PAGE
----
what is benching? here's what to know about the dating term

Here’s What “Benching” Means And Why It’s Worse Than Getting Ghosted

Waiting around for someone is not fun.

by Alison Segel and Meguire Hennes
Originally Published: 
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I recently went on a great first date with a guy who even texted me afterward to tell me he would like to do it again. But now, it's been months, and that second date has never happened. However, he keeps texting me every few days, liking my social media posts, and direct messaging me on Instagram, all with the purpose of keeping me interested. And now I realize... I've been benched.

What is benching? It's more commonly known as leading someone on, stringing them along, putting them on the back burner, or doing anything you can to keep them interested in you, all without putting any emotional or physical labor into a relationship with them. Essentially, you’ve been benched if the person you’re interested in doesn't commit to you, but instead ignores you until it's convenient for them to reach out.

Instead of dumping or ghosting you, they’ll simply bench you for potential later use. IMHO, it's the worst dating trend out there. “Benching can be a sign of commitment issues or someone easily being emotionally flooded by closeness or intimacy,” Dr. Delverlon Hall, EDD, LCSW, tells Elite Daily. “I believe what makes benching worse than ghosting is this person will show up craving the exact thing they cannot tolerate,” Delverlon says. They’re basically trying to stay in your life while also keeping their distance, which makes for an exhausting cycle.

Here are some reasons getting benched is way worse than being ghosted. (Seriously.)

1. Benching Keeps You On Edge

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When you've been ghosted, your crush goes completely MIA. While it sucks, at least it doesn't keep you hanging on all that much — there's more room for you to let go.

Benching, however, gives you hope for a future with this person, which keeps you waiting for them to come around. You don't hear from them for weeks, and then you receive a text that says "hey stranger" at 9 p.m. on a Saturday. Immediately, you think your crush finally has time for a partner and is going to ask you out again. Wrong.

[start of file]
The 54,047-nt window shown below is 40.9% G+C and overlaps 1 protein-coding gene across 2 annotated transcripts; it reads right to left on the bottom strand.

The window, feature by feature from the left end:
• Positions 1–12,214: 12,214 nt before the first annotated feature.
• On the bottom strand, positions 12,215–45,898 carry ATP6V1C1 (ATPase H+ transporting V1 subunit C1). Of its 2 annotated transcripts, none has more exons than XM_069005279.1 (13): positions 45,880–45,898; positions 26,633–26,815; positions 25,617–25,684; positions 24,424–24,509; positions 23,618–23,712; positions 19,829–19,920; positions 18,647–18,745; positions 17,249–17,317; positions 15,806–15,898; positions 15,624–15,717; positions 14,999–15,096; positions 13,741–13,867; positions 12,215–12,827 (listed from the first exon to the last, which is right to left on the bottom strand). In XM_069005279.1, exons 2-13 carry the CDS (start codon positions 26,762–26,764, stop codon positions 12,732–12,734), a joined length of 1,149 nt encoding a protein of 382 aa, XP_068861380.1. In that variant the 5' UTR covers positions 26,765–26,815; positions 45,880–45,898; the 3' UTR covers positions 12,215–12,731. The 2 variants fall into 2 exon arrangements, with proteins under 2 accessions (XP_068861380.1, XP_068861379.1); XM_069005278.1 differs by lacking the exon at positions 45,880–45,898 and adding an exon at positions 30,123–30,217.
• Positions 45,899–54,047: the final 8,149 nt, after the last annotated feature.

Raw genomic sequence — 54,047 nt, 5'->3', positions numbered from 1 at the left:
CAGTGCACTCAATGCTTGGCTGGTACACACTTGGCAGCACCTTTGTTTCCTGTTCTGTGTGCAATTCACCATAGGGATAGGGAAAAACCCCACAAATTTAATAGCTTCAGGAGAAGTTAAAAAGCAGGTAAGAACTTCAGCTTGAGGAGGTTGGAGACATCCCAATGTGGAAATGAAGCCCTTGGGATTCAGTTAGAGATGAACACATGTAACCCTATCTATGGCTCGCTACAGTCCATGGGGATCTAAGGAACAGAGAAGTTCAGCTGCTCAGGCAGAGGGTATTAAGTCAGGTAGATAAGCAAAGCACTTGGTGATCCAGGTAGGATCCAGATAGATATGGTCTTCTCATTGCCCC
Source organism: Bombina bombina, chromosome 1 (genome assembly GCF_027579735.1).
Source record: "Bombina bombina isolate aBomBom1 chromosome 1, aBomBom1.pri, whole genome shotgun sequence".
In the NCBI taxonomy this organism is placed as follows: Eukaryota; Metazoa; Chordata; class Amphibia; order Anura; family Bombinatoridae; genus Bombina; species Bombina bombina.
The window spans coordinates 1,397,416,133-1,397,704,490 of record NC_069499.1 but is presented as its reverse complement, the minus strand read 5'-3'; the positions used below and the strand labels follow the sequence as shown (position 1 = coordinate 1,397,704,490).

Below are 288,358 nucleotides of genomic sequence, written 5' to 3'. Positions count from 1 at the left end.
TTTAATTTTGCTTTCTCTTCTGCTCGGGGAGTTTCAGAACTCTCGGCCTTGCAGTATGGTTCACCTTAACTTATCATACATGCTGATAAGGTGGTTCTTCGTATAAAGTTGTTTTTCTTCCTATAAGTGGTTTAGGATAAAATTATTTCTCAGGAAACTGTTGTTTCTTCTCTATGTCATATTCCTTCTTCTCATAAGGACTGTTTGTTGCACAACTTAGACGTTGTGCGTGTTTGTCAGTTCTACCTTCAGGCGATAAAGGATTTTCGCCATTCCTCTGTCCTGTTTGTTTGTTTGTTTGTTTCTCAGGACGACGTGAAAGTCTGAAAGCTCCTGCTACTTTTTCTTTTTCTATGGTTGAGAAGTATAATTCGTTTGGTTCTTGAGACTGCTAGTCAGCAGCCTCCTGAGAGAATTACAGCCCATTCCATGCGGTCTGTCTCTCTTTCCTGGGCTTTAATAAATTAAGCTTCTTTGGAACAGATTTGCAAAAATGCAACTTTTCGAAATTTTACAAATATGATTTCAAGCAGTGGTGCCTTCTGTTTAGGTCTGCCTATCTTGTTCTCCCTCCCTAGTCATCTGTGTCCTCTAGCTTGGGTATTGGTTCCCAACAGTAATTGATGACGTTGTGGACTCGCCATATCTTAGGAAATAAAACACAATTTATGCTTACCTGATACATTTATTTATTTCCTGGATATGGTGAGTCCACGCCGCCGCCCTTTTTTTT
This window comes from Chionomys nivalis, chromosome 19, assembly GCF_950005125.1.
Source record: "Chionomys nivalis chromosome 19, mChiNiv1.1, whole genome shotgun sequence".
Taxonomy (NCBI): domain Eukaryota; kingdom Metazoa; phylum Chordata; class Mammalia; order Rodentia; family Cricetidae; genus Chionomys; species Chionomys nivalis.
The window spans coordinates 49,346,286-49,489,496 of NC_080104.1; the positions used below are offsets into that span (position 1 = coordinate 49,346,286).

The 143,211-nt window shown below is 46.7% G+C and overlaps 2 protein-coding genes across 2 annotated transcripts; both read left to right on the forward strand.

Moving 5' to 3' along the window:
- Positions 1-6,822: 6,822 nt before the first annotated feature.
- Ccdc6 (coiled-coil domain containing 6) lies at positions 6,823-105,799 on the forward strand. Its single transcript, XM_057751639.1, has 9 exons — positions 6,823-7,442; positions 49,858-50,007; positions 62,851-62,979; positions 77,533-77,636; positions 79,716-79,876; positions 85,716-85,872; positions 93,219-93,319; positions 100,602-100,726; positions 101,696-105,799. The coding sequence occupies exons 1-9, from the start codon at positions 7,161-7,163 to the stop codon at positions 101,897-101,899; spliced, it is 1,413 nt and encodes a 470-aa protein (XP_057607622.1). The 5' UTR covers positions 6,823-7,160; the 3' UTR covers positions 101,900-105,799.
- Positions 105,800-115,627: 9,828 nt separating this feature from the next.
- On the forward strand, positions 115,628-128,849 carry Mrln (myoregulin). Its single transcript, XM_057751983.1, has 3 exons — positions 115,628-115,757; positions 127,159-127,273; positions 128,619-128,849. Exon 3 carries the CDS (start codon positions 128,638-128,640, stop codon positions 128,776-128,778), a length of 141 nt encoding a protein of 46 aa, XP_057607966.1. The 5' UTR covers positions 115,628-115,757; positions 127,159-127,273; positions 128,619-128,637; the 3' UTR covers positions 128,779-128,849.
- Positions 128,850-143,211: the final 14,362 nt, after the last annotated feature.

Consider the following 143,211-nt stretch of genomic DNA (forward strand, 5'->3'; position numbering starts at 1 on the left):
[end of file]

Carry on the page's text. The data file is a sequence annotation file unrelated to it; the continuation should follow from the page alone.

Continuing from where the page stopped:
Someone who benches you has the exact intention of making you think your relationship has a future, even though it doesn't. Why would someone constantly be liking all your Instagram photos if they weren't interested in you?

“Benching creates a natural urge to seek validation from the person who created the environment in which they felt rejected,” relationship expert Carmel Jones tells Elite Daily. “So when the 'ghoster' becomes a 'bencher' and reaches back out, the person who was rejected feels excited, optimistic, and hopeful. This can lead to the cycle starting over again or even more rejection once the hopeful partner realizes that the outreach had little to do with them and more to do with the bencher's own insecurities and boredom.”

Unfortunately, actions don't always mean what you think they mean, and some people are just bored — or worse, selfish. Don't lose hope in romance, though. Do lose hope when it comes to the person who is benching you. They're not worth it.

2. Benching Makes You Overanalyze

Are we dating or aren't we? Do you like me at all? Am I making this all up in my head? Benching leaves you with a lot of unanswered questions, and let's face it: It can make you question everything you ever said to this person.

When someone benches you, they don't give you any IRL attention, keeping you on the back burner until they randomly come back to give you some insignificant recognition in the form of random texts and social media likes that keep you hanging on.

Katie Lasson, clinical sexologist and sex, intimacy, and relationships advisor, says it’s possible your ‘bencher’ might have more people on the side. “The person is hedging their bets by keeping people on the hook but not committing to any one for them. If they're benching you, you can almost be certain they are benching other people, too,” Lasson tells Elite Daily.